Does spinal cord trauma increase your risk of getting MS? #MSBlog #MSResearch
“This study below suggests that people with spinal cord injury are more likely to develop MS than control subjects. This study is interesting, but needs to be reproduced as the conclusions are based on very few numbers (9 cases of spinal cord injury). Are there large enough data sets available to reproduce these results? Yes, I think there are. The Scandinavian, Kaiser-Permanente and the Veterans Administration databases may have sufficient data to look at this. It would also be worth looking at the NHS HES (hospital-episode statistics) database as well. Why is this important? A large number of MSers feel trauma has been involved in triggering their MS. At present the link between trauma, including neurotrauma, and MS is weak and a large number of us are worried about so called recall bias. In other words if you have a disease such as MS you are more likely to recall a significant recent event to which you ascribe a causal link. Recall bias is a big problem in most case-based epidemiological studies, particularly if they use retrospective (historical) methods. This is why prospective, non-biased studies are more convincing.
The other issue is reverse causation; i.e. are people who are at risk of developing MS or who possibly have asymptomatic MS are increased risk of sustaining trauma? The is not a trivial issue. I have already mentioned in an earlier post this year that MS probably has a long asymptomatic period and during this time it could affect neurological functioning in subtle ways, for example it may slow down reflexes that protect you from having accidents. Therefore it is possible that the trauma is due to subtle alterations in neurological function that protect you from having accidents, an good example will be balance and righting reflexes. If these reflexes are not functioning optimally you are more likely to have falls. Reverse causation is an intractable problem, hence the need to be very careful about assigning causation to any association between two factors.”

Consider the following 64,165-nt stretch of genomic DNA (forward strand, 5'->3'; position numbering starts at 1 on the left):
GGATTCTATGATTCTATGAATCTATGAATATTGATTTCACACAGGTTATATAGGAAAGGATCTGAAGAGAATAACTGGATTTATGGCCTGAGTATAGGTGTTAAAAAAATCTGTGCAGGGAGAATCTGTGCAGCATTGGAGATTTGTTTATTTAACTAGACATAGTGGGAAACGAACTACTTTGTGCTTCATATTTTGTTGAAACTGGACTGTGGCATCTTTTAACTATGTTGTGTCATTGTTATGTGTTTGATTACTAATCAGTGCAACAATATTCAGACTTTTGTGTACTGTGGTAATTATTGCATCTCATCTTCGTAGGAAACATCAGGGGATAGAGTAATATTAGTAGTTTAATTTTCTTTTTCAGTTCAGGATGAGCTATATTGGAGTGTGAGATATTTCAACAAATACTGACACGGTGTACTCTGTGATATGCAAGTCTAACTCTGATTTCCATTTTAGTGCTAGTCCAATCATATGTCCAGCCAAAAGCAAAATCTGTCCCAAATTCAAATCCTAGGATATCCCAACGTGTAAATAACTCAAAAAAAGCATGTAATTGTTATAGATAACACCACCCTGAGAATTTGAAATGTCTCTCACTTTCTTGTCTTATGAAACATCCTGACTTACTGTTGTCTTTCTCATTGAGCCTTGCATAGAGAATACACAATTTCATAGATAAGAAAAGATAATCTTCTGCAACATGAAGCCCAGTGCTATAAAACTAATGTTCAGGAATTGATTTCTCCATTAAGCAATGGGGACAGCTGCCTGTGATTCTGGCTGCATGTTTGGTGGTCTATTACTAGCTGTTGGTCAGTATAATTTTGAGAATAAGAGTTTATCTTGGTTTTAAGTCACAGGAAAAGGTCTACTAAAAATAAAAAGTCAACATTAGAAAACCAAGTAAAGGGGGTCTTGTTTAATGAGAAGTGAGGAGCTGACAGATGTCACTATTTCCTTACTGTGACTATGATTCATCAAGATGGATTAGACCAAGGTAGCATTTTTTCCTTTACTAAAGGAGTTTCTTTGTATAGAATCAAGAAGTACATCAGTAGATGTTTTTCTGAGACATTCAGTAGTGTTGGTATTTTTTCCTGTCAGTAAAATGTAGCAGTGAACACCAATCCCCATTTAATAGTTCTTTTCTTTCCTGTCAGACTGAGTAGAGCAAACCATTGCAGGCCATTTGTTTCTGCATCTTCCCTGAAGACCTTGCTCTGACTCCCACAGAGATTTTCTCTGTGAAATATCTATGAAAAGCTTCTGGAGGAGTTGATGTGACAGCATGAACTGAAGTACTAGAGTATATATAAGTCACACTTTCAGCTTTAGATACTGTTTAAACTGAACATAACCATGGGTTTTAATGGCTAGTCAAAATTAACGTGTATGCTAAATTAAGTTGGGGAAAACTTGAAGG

Epub: Lin et al. Spinal cord injury is related to an increased risk of multiple sclerosis: a population-based, propensity score-matched, longitudinal follow-up study. J Neurotrauma. 2014.
Background: MS is a demyelinating autoimmune disease of the central nervous system (CNS). Trauma to CNS has been postulated to play a role in triggering CNS autoimmune disease. Although the association between traumatic brain injury and MS has been suggested in previous studies, epidemiological data on the association between spinal cord injury (SCI) and MS is still lacking.
Aim: The aim of the present population-based, propensity score-matched, longitudinal follow-up study was therefore to investigate whether patients with SCI were at a higher risk of developing MS.
Method: A total of 11913 subjects aged between 20 and 90 years with at least two ambulatory visits with the principal diagnosis of SCI in 2001 were enrolled in the SCI group. We used a logistic regression model that included age, sex, pre-existing comorbidities, and socioeconomic status as covariates to compute the propensity score. The non-SCI group consisted of 59565 propensity score-matched, randomly sampled subjects without SCI. Stratified Cox proportional hazard regression with patients matched by propensity score was used to estimate the effect of SCI on the risk of developing subsequent MS.
Results: During follow-up, 5 subjects in the SCI group and 4 in the non-SCI group developed MS. The incidence rates of MS were 17.60 (95% confidence interval [CI], 5.71 to 41.0) per 100,000 person-years in the SCI group and 2.82 (95% CI, 0.77 to 7.22) per 100,000 person-years in the non-SCI group. Compared to the non-SCI group, the HR of MS for the SCI group was 8.33 (95% CI, 1.99 to 34.87, P =0.0037).
Conclusion: Our study therefore shows that patients with SCI have an increased risk of developing MS.